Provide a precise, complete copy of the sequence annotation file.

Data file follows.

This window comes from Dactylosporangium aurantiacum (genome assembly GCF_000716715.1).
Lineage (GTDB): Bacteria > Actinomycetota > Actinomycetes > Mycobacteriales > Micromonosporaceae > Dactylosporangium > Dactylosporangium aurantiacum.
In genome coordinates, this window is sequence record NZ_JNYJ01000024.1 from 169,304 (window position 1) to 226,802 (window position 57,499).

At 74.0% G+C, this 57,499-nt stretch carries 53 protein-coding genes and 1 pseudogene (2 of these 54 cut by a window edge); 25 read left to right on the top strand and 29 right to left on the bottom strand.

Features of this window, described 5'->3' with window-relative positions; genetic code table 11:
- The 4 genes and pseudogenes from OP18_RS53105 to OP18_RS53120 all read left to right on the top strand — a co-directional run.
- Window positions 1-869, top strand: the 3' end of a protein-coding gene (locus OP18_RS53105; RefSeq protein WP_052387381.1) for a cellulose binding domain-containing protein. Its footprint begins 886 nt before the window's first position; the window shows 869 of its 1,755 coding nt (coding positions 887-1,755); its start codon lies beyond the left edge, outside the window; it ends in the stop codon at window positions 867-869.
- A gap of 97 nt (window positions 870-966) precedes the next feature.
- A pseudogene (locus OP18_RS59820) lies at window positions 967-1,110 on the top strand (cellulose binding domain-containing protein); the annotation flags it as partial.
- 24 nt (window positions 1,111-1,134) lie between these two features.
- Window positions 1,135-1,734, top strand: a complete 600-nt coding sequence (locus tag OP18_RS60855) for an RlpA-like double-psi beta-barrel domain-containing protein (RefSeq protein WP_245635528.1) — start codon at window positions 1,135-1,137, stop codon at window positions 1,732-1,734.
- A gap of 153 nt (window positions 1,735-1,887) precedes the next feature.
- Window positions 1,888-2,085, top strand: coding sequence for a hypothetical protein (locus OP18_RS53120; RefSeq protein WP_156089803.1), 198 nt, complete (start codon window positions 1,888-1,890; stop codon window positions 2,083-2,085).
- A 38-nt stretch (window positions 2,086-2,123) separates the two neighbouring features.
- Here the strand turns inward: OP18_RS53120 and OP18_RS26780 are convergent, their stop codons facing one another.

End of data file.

This window comes from Dactylosporangium aurantiacum (genome assembly GCF_000716715.1).
Lineage (GTDB): Bacteria > Actinomycetota > Actinomycetes > Mycobacteriales > Micromonosporaceae > Dactylosporangium > Dactylosporangium aurantiacum.
In genome coordinates, this window is sequence record NZ_JNYJ01000024.1 from 169,304 (window position 1) to 226,802 (window position 57,499).

At 74.0% G+C, this 57,499-nt stretch carries 53 protein-coding genes and 1 pseudogene (2 of these 54 cut by a window edge); 25 read left to right on the top strand and 29 right to left on the bottom strand.

Features of this window, described 5'->3' with window-relative positions; genetic code table 11:
- The 4 genes and pseudogenes from OP18_RS53105 to OP18_RS53120 all read left to right on the top strand — a co-directional run.
- Window positions 1-869, top strand: the 3' end of a protein-coding gene (locus OP18_RS53105; RefSeq protein WP_052387381.1) for a cellulose binding domain-containing protein. Its footprint begins 886 nt before the window's first position; the window shows 869 of its 1,755 coding nt (coding positions 887-1,755); its start codon lies beyond the left edge, outside the window; it ends in the stop codon at window positions 867-869.
- A gap of 97 nt (window positions 870-966) precedes the next feature.
- A pseudogene (locus OP18_RS59820) lies at window positions 967-1,110 on the top strand (cellulose binding domain-containing protein); the annotation flags it as partial.
- 24 nt (window positions 1,111-1,134) lie between these two features.
- Window positions 1,135-1,734, top strand: a complete 600-nt coding sequence (locus tag OP18_RS60855) for an RlpA-like double-psi beta-barrel domain-containing protein (RefSeq protein WP_245635528.1) — start codon at window positions 1,135-1,137, stop codon at window positions 1,732-1,734.
- A gap of 153 nt (window positions 1,735-1,887) precedes the next feature.
- Window positions 1,888-2,085, top strand: coding sequence for a hypothetical protein (locus OP18_RS53120; RefSeq protein WP_156089803.1), 198 nt, complete (start codon window positions 1,888-1,890; stop codon window positions 2,083-2,085).
- A 38-nt stretch (window positions 2,086-2,123) separates the two neighbouring features.
- Here the strand turns inward: OP18_RS53120 and OP18_RS26780 are convergent, their stop codons facing one another.